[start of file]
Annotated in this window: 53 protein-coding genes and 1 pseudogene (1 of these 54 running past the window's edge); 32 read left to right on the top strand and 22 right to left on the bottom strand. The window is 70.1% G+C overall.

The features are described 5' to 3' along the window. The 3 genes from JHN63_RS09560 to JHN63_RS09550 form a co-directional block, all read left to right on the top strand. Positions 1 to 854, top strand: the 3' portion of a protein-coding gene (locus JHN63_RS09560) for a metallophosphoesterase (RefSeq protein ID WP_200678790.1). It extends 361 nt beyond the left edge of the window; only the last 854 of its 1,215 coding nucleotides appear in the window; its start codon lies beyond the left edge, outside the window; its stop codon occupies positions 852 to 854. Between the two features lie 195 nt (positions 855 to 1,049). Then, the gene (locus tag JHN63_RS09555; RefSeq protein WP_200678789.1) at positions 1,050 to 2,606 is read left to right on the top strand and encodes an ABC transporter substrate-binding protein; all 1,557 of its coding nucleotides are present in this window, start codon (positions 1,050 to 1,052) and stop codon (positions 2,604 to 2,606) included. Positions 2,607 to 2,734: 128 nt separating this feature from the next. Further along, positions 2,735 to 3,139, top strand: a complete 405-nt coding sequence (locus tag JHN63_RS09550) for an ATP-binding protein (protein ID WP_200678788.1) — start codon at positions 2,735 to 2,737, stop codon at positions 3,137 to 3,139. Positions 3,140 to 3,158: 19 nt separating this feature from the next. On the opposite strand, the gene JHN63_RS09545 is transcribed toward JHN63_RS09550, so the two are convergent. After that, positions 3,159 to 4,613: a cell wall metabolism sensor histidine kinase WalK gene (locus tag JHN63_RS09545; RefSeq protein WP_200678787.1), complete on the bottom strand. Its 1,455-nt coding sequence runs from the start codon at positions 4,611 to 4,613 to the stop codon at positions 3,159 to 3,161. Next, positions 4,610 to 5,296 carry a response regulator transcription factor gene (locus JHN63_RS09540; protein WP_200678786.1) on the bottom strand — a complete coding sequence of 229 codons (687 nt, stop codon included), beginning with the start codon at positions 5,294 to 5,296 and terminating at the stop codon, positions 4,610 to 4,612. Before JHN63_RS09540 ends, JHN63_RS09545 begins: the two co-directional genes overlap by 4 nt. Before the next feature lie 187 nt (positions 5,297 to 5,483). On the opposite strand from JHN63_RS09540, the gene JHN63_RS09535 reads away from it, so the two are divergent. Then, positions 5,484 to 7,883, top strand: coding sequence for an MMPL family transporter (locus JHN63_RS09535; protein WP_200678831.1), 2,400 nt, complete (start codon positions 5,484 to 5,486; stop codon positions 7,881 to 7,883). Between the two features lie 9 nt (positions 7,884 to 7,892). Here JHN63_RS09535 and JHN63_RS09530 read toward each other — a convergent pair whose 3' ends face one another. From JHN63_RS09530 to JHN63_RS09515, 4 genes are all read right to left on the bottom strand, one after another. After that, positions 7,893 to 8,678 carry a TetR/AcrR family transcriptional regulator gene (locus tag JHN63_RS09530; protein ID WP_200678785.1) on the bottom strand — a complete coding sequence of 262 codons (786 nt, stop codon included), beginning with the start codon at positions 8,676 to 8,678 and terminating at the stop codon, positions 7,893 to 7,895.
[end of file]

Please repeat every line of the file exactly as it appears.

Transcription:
Annotated in this window: 53 protein-coding genes and 1 pseudogene (1 of these 54 running past the window's edge); 32 read left to right on the top strand and 22 right to left on the bottom strand. The window is 70.1% G+C overall.

The features are described 5' to 3' along the window. The 3 genes from JHN63_RS09560 to JHN63_RS09550 form a co-directional block, all read left to right on the top strand. Positions 1 to 854, top strand: the 3' portion of a protein-coding gene (locus JHN63_RS09560) for a metallophosphoesterase (RefSeq protein ID WP_200678790.1). It extends 361 nt beyond the left edge of the window; only the last 854 of its 1,215 coding nucleotides appear in the window; its start codon lies beyond the left edge, outside the window; its stop codon occupies positions 852 to 854. Between the two features lie 195 nt (positions 855 to 1,049). Then, the gene (locus tag JHN63_RS09555; RefSeq protein WP_200678789.1) at positions 1,050 to 2,606 is read left to right on the top strand and encodes an ABC transporter substrate-binding protein; all 1,557 of its coding nucleotides are present in this window, start codon (positions 1,050 to 1,052) and stop codon (positions 2,604 to 2,606) included. Positions 2,607 to 2,734: 128 nt separating this feature from the next. Further along, positions 2,735 to 3,139, top strand: a complete 405-nt coding sequence (locus tag JHN63_RS09550) for an ATP-binding protein (protein ID WP_200678788.1) — start codon at positions 2,735 to 2,737, stop codon at positions 3,137 to 3,139. Positions 3,140 to 3,158: 19 nt separating this feature from the next. On the opposite strand, the gene JHN63_RS09545 is transcribed toward JHN63_RS09550, so the two are convergent. After that, positions 3,159 to 4,613: a cell wall metabolism sensor histidine kinase WalK gene (locus tag JHN63_RS09545; RefSeq protein WP_200678787.1), complete on the bottom strand. Its 1,455-nt coding sequence runs from the start codon at positions 4,611 to 4,613 to the stop codon at positions 3,159 to 3,161. Next, positions 4,610 to 5,296 carry a response regulator transcription factor gene (locus JHN63_RS09540; protein WP_200678786.1) on the bottom strand — a complete coding sequence of 229 codons (687 nt, stop codon included), beginning with the start codon at positions 5,294 to 5,296 and terminating at the stop codon, positions 4,610 to 4,612. Before JHN63_RS09540 ends, JHN63_RS09545 begins: the two co-directional genes overlap by 4 nt. Before the next feature lie 187 nt (positions 5,297 to 5,483). On the opposite strand from JHN63_RS09540, the gene JHN63_RS09535 reads away from it, so the two are divergent. Then, positions 5,484 to 7,883, top strand: coding sequence for an MMPL family transporter (locus JHN63_RS09535; protein WP_200678831.1), 2,400 nt, complete (start codon positions 5,484 to 5,486; stop codon positions 7,881 to 7,883). Between the two features lie 9 nt (positions 7,884 to 7,892). Here JHN63_RS09535 and JHN63_RS09530 read toward each other — a convergent pair whose 3' ends face one another. From JHN63_RS09530 to JHN63_RS09515, 4 genes are all read right to left on the bottom strand, one after another. After that, positions 7,893 to 8,678 carry a TetR/AcrR family transcriptional regulator gene (locus tag JHN63_RS09530; protein ID WP_200678785.1) on the bottom strand — a complete coding sequence of 262 codons (786 nt, stop codon included), beginning with the start codon at positions 8,676 to 8,678 and terminating at the stop codon, positions 7,893 to 7,895.